Clinical Research Ethics Question of the Month: April 2019

In collaboration with First Clinical Research, each month we share a new question and accompanying anonymous survey, designed to encourage critical thinking about questions in clinical research and highlight discussion generated by the prior month’s question.

This month’s scenario:

You are on a jury in a courtroom trial. The plaintiff is suing “everyone” for serious injuries received when she was hit by a car driven by the subject. The subject was in a clinical study of a medication that might cause drowsiness. A witness has testified that the subject appeared to be asleep at the time of the crash.

Who, if anyone, are most responsible for the plaintiff’s injuries? If you learned only that the plaintiff was jaywalking at the time of the crash, who, if anyone, are most responsible for the plaintiff’s injuries? To answer these questions and more, take the survey here.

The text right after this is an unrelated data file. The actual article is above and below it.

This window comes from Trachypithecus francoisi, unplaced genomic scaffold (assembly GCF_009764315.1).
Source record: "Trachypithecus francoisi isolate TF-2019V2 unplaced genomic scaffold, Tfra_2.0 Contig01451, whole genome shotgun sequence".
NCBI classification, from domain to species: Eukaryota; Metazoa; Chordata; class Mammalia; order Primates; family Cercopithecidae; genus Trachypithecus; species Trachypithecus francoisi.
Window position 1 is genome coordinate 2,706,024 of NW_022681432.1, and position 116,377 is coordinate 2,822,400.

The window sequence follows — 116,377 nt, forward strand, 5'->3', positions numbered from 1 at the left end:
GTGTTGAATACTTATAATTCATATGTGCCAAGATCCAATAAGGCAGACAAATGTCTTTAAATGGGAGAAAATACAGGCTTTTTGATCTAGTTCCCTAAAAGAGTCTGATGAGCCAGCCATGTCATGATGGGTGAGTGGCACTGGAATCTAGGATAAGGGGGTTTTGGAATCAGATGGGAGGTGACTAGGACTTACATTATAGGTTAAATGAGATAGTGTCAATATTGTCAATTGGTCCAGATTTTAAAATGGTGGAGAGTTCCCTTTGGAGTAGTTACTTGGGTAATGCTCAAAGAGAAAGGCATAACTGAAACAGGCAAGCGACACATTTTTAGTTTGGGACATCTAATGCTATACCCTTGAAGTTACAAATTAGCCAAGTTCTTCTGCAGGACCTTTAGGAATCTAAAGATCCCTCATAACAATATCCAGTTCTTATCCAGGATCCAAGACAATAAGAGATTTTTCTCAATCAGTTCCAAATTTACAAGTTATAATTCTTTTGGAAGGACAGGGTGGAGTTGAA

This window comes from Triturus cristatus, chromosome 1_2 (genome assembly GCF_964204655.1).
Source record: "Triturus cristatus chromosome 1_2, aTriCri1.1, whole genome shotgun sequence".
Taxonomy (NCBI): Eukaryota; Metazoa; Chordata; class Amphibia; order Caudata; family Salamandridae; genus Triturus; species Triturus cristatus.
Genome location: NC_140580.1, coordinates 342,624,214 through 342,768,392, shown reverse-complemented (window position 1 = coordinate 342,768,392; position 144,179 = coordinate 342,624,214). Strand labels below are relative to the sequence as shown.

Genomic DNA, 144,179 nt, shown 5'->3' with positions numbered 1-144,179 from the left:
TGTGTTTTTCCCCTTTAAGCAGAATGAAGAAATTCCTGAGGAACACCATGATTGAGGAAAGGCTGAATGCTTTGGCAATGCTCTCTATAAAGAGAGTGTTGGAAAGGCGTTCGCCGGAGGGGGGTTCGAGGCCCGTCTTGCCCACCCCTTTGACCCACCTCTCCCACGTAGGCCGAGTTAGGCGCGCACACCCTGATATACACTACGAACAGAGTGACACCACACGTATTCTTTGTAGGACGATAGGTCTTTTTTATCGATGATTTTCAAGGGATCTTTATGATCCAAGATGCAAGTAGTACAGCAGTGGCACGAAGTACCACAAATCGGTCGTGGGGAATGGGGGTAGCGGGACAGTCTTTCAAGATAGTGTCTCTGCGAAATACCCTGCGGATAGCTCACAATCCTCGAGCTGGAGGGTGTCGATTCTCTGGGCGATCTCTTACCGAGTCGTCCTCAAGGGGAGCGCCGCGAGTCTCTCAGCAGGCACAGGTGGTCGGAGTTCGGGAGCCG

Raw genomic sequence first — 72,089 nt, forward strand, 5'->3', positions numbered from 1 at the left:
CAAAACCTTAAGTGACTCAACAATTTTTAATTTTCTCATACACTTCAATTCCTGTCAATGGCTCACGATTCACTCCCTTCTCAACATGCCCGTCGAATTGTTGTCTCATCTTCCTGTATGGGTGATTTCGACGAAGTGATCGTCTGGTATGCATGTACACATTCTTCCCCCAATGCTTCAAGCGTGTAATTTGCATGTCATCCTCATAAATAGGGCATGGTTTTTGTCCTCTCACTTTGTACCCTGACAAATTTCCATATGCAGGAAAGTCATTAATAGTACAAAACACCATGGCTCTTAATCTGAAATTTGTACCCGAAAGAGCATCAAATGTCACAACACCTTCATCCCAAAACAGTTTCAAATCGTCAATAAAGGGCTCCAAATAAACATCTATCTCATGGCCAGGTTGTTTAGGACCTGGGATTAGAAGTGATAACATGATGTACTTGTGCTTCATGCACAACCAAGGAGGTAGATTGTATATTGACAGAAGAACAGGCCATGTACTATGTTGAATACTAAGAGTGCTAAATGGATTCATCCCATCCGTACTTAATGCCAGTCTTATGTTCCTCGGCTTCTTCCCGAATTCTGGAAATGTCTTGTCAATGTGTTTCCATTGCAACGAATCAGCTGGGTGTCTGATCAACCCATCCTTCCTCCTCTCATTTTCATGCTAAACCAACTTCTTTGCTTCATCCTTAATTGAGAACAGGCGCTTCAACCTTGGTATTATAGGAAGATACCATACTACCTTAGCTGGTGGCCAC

The last question asked whether certain past actions unrelated to clinical research should disqualify a physician from conducting clinical studies. Respondents answered that child abuse, sexual misconduct, racist statement(s), and a business relationship with an unsavory government are the most serious offenses. On average, respondents believe that investment in a business that harms the environment, statements that an alien invasion is underway, and an investment in a business that treats workers unfairly are the least serious offenses. The full report contains more analysis of the survey results and a discussion as to whether professional achievements should be considered separately from a person’s personal failings; it is available here.

The Question of the Month also appears on the IRB Forum. The IRB Forum is a robust community of IRB professionals engaged in an ongoing discussion of the latest issues and questions that arise for human subjects protections professionals. An account is free, and gives you access to an invaluable resource—the insight of your peers.

PRIM&R thanks Norm Goldfarb of First Clinical Research for allowing us to share this feature with our community!